Since analytics platform vendors constantly change their existing features on their platform or launch new ones, organisations often struggle with an outdated analytics set-up. This renders valuable data useless, leading to a squandering of data investments. To counteract this issue, an automated data quality monitor diligently oversees your analytics configuration, providing real-time notifications to the team when adjustments are necessary. This mechanism guarantees the upholding of stringent data quality standards at minimal expenses.

How can you minimize data loss?

With the help of a data quality monitor, you’ll be able to automatically compare trends in today’s data with those from the previous day. Comparing your day-to-day data gives you critical alerts, enabling you to identify instances where a conversion (former goal completion) has been altered due to changes on your website. Comparing day-to-day traffic data to, for example, flag tagging issues, can then be fixed directly. It also ensures the seamless flow of qualitative data into your data storage location. Subsequently, the process of transforming, visualizing and analyzing data can begin.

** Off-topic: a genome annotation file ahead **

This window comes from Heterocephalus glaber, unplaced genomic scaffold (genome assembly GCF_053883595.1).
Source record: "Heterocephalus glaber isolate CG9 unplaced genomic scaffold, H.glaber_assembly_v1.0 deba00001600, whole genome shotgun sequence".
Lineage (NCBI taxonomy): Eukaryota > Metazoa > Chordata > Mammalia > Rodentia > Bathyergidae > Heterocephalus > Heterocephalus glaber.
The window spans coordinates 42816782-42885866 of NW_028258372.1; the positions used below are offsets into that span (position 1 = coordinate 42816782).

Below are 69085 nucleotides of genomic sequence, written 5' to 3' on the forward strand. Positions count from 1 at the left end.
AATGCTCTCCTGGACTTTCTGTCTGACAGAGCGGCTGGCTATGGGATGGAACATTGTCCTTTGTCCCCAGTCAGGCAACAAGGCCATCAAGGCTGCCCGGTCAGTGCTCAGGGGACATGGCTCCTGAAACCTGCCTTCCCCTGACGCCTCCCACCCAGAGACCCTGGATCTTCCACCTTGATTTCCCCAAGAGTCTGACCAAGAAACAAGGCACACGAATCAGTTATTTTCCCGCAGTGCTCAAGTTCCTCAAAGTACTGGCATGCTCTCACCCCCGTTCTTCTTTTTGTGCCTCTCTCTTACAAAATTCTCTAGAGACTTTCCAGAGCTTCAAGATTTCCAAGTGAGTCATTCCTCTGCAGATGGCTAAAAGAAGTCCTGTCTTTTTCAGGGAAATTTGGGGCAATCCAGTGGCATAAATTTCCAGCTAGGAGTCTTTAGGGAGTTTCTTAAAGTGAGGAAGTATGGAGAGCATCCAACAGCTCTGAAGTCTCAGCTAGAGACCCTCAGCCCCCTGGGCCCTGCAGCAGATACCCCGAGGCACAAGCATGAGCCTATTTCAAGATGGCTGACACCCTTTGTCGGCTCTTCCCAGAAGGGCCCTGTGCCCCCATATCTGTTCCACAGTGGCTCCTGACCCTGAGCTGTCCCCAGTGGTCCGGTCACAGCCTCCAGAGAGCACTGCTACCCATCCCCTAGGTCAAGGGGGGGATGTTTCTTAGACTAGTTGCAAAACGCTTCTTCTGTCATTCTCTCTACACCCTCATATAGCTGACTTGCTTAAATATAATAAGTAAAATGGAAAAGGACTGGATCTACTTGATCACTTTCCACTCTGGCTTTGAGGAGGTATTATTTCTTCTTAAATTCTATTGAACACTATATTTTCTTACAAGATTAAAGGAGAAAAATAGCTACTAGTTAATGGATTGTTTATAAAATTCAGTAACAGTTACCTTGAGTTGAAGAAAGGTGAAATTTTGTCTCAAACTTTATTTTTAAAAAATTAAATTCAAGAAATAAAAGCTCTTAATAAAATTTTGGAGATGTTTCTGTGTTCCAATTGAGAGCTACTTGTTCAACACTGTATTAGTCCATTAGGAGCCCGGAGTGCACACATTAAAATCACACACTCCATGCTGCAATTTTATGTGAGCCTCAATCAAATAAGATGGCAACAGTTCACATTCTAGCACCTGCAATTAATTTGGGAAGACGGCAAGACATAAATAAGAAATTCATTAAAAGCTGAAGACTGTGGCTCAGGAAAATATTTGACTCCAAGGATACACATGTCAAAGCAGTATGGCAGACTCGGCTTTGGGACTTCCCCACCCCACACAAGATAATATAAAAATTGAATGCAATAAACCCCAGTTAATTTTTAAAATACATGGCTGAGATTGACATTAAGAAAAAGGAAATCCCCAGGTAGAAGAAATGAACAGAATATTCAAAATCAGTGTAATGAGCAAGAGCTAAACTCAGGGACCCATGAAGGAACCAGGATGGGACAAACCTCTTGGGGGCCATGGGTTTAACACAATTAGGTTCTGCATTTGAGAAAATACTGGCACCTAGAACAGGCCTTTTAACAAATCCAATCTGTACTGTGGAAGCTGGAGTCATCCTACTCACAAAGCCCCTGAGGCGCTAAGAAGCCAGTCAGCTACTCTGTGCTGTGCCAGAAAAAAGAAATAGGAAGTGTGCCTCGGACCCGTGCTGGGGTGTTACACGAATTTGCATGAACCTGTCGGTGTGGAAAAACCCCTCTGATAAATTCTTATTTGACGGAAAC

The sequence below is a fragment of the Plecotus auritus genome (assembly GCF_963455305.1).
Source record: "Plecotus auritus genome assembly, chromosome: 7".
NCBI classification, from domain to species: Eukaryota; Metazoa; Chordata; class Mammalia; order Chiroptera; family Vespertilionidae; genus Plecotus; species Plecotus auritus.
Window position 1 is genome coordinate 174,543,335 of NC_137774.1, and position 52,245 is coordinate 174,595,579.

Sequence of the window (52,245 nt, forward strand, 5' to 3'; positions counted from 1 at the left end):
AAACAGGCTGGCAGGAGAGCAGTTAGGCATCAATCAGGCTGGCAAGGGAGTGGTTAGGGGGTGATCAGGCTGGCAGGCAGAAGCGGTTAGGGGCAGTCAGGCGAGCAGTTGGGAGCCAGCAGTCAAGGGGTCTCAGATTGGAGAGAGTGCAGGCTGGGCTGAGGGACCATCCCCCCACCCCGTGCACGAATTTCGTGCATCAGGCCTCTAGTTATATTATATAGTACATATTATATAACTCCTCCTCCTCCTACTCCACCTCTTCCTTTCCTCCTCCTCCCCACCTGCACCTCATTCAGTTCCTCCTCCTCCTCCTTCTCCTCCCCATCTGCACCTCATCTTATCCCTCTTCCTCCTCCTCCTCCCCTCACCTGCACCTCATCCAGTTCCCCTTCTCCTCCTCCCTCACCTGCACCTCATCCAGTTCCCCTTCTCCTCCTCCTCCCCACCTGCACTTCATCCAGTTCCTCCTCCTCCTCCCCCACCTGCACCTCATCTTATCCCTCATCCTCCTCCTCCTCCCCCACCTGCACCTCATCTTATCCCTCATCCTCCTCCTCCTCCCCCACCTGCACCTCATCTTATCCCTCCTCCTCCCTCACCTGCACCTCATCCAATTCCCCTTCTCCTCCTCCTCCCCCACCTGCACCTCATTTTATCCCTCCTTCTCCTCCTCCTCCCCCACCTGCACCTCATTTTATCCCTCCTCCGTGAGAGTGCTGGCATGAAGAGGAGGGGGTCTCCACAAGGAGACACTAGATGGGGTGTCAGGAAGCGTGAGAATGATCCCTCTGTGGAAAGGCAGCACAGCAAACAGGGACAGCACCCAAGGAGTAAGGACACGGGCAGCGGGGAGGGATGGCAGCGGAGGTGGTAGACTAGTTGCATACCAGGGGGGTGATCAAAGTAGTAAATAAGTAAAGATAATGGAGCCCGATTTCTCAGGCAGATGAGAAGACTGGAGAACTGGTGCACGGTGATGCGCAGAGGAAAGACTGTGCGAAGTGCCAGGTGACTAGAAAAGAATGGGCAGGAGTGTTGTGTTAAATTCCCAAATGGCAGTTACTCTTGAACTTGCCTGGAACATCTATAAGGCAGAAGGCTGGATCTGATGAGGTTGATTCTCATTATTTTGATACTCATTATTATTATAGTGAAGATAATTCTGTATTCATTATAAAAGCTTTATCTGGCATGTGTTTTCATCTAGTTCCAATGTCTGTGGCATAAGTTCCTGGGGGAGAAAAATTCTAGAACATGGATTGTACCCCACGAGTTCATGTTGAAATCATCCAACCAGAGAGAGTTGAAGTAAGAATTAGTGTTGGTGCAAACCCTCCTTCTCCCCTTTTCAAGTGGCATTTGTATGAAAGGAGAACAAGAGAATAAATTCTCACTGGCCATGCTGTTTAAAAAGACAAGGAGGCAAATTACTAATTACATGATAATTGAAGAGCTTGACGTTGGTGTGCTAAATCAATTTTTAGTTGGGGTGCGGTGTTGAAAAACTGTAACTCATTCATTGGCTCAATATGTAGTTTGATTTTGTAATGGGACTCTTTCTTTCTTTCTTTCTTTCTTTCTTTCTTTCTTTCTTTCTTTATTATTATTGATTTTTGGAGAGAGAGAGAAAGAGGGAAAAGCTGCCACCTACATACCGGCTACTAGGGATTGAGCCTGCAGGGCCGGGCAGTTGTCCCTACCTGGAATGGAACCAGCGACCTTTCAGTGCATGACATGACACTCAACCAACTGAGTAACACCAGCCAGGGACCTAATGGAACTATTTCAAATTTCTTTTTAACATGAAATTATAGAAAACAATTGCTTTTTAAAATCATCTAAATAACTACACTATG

How to do a reliable data analysis: the famous ‘360 customer view’

First of all, in order to do a reliable data analysis, you first need to make sure events are set correctly and filters are configured accurately to ensure reliable reports. Misconfiguration can result in inaccurate data and analysis when certain events or traffic for example is excluded. This can lead to wrong conclusions, poor decision-making and missed opportunities for improvement.

Moving forward, additional focal areas of significance encompass understanding the distinctions between universal analytics and GA4, navigating the intricacies of varying reported conversion figures, and constructing attribution models.